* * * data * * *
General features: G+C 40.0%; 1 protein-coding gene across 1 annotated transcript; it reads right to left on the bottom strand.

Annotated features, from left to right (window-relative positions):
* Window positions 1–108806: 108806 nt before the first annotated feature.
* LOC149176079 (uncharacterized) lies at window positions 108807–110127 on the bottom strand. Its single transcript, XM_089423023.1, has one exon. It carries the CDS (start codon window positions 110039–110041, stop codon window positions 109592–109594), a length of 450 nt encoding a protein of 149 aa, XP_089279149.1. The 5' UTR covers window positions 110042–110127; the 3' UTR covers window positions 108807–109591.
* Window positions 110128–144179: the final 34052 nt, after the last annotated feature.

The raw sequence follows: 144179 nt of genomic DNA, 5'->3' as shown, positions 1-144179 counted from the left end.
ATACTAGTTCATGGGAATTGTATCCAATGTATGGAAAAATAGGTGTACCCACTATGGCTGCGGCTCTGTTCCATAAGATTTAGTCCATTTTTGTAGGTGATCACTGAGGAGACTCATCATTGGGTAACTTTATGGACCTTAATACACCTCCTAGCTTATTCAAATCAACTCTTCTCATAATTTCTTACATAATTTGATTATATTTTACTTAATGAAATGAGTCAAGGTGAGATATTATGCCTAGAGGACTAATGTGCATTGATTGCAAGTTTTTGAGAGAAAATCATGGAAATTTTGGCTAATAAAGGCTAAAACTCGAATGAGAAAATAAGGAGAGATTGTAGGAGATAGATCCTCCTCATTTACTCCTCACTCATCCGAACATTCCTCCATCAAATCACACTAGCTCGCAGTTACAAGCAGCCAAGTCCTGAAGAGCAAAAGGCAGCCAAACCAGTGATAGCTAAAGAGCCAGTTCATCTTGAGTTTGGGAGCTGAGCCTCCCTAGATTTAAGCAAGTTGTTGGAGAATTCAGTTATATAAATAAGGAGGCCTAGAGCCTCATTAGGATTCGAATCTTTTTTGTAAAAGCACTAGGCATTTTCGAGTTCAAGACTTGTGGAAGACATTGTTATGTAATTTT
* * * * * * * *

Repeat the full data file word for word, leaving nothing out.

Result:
General features: G+C 40.0%; 1 protein-coding gene across 1 annotated transcript; it reads right to left on the bottom strand.

Annotated features, from left to right (window-relative positions):
* Window positions 1–108806: 108806 nt before the first annotated feature.
* LOC149176079 (uncharacterized) lies at window positions 108807–110127 on the bottom strand. Its single transcript, XM_089423023.1, has one exon. It carries the CDS (start codon window positions 110039–110041, stop codon window positions 109592–109594), a length of 450 nt encoding a protein of 149 aa, XP_089279149.1. The 5' UTR covers window positions 110042–110127; the 3' UTR covers window positions 108807–109591.
* Window positions 110128–144179: the final 34052 nt, after the last annotated feature.

The raw sequence follows: 144179 nt of genomic DNA, 5'->3' as shown, positions 1-144179 counted from the left end.
ATACTAGTTCATGGGAATTGTATCCAATGTATGGAAAAATAGGTGTACCCACTATGGCTGCGGCTCTGTTCCATAAGATTTAGTCCATTTTTGTAGGTGATCACTGAGGAGACTCATCATTGGGTAACTTTATGGACCTTAATACACCTCCTAGCTTATTCAAATCAACTCTTCTCATAATTTCTTACATAATTTGATTATATTTTACTTAATGAAATGAGTCAAGGTGAGATATTATGCCTAGAGGACTAATGTGCATTGATTGCAAGTTTTTGAGAGAAAATCATGGAAATTTTGGCTAATAAAGGCTAAAACTCGAATGAGAAAATAAGGAGAGATTGTAGGAGATAGATCCTCCTCATTTACTCCTCACTCATCCGAACATTCCTCCATCAAATCACACTAGCTCGCAGTTACAAGCAGCCAAGTCCTGAAGAGCAAAAGGCAGCCAAACCAGTGATAGCTAAAGAGCCAGTTCATCTTGAGTTTGGGAGCTGAGCCTCCCTAGATTTAAGCAAGTTGTTGGAGAATTCAGTTATATAAATAAGGAGGCCTAGAGCCTCATTAGGATTCGAATCTTTTTTGTAAAAGCACTAGGCATTTTCGAGTTCAAGACTTGTGGAAGACATTGTTATGTAATTTT